IT and cybersecurity professionals will tell you keeping your devices up-to-date is one of the most important good practices you can follow: important vulnerabilities can be fixed before they become public, using a process called “responsible vulnerability disclosure”.
Responsible vulnerability disclosure is a process by which a security researcher (a.k.a. a “white hat hacker”) finds a vulnerability and reports it to the appropriate authorities, or to the affected manufacturer or vendor, and does not immediately make it public. Some vendors will pay a “bug bounty” for this type of disclosure to incentivize security researchers to report vulnerabilities responsibly rather than make them public. This allows the vendor to fix the issue, update their products and deploy the fix before it’s made public and malicious actors learn about it and exploit it.
Most software developers take cybersecurity issues seriously enough to at least fix vulnerabilities when they’re made aware of them, or at least treat them as bugs and fix them with some level of urgency. Larger vendors, such as Microsoft, Oracle, Amazon, and Google, take cybersecurity very seriously (though not necessarily for the right reasons) and will pay people, both on their own payroll and external, to find bugs for them. So when responsible vulnerability disclosure is used, and you update your software and firmware regularly, you may be applying patches for vulnerabilities that aren’t public yet.
Of course, some vulnerabilities are never disclosed to the vendors but are exploited by “black hat” hackers to implement spyware, ransomware, and other malicious software – the stuff we used to refer to as viruses but now more generally call malware. The people who write malware depend on the same type of security research as the white hat hackers, but are generally less scrupulous about what they do with what they find.
People who write malware can be criminals, legitimate business people or government agents. The former and the latter categories speak for themselves, but the legitimate business people need some explaining. In that context, you may have heard of “Pegasus”, a spyware developed by an Israeli firm for use by governments to spy on, presumably, legitimate targets. Pegasus was developed by a cyber-arms firm, called NSO. This firm, and others like it, develop malware as weapons in cyber-warfare. Just like “IRL” arms dealers, cyber-arms dealers create and sell weapons that are then used to inflict harm on its targets. I don’t intend to go into the “is it the gun or the guy pulling the trigger that kills” debate, but it’s important to understand that these weapons work by exploiting the same types of vulnerabilities that so-called “white hat” hackers responsibly disclose. The ones that aren’t disclosed are called “zero-day” vulnerabilities, because there’s been zero notice for their existence. Such vulnerabilities are worth a lot of money to these cyber-arms dealers.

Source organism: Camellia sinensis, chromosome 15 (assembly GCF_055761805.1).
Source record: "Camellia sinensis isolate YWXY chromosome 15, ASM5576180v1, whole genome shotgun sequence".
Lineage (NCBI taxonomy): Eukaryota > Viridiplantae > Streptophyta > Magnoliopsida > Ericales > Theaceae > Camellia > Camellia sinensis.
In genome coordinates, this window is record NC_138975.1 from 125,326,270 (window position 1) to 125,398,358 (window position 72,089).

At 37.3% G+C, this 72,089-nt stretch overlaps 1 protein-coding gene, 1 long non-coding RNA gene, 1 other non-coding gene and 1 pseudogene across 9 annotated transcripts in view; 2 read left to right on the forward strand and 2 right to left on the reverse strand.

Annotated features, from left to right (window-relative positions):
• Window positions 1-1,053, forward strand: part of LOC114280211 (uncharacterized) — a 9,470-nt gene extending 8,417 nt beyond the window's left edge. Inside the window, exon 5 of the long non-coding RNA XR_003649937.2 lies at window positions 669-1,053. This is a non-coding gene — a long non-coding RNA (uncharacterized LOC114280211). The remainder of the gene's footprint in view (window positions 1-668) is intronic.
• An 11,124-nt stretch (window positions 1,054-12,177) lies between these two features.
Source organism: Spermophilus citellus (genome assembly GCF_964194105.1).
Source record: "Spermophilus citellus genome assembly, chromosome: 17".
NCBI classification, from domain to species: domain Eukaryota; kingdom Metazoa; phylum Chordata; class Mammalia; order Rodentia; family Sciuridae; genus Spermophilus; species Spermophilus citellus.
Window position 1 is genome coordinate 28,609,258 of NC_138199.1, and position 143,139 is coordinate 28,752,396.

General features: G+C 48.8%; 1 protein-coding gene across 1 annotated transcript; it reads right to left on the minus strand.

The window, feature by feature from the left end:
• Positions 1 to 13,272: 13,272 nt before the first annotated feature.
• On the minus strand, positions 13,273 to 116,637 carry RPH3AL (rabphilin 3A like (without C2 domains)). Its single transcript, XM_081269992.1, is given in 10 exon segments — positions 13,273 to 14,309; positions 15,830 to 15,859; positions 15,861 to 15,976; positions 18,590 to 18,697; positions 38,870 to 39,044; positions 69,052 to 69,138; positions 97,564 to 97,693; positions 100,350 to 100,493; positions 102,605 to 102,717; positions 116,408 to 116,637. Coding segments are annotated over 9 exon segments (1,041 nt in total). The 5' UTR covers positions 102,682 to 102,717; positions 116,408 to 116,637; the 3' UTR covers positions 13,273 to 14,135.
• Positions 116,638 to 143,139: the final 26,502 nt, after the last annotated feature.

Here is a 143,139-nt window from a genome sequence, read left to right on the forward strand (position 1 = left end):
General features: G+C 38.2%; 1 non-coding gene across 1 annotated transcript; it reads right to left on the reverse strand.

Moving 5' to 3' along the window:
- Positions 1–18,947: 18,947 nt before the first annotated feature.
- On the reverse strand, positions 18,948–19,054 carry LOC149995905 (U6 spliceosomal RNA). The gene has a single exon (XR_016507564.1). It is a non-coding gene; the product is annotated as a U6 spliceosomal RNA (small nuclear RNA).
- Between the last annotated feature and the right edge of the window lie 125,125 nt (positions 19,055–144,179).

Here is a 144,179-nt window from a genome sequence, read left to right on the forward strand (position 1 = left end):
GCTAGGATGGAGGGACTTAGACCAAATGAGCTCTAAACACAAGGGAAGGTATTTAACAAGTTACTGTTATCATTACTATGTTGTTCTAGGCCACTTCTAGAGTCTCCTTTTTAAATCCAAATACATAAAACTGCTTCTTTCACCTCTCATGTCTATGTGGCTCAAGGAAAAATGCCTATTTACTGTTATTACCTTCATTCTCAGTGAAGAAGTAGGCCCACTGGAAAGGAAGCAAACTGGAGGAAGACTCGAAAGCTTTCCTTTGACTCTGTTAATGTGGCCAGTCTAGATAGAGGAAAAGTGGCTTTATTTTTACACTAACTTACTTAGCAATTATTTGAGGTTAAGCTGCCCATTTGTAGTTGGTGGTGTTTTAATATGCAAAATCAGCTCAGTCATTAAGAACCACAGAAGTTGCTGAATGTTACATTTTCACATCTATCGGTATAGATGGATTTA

They’re also worth a lot of money to criminals.
If you haven’t watched today’s episode of John Oliver’s Last Week Tonight, you really should. You can, of course, wait until it’s been uploaded to YouTube, but if you have any way of watching it before that, please do. In this particular episode, he talks about ransomware, how pervasive it has become, and how to avoid it. He mentions multi-factor authentication a number of times, and you should really set that up ASAP, but he also says a number of other things about ransomware, and he’s right about all of them! I can’t vouch for his bit on Lamborghinis and what the Russian license plates mean, of course, but is there any doubt?
States are not after your cute pictures of your cat. Nobody really cares what you watch on the internet except, perhaps, your SO and, if you’re a politician, whoever votes for you in the hopes that you have better judgement than them. However, criminals do care about getting money from you, and you generally do care about the contents of your devices. So update your software and firmware, use multi-factor authentication, and make sure you have offline backups.
You will get hacked. You will at some point be the victim of a cyber-attack, identity theft, or worse. Your personal information is already out there, and there’s nothing you can do about it now. What you can do is delay the inevitable. You might be able to delay it until you no longer care.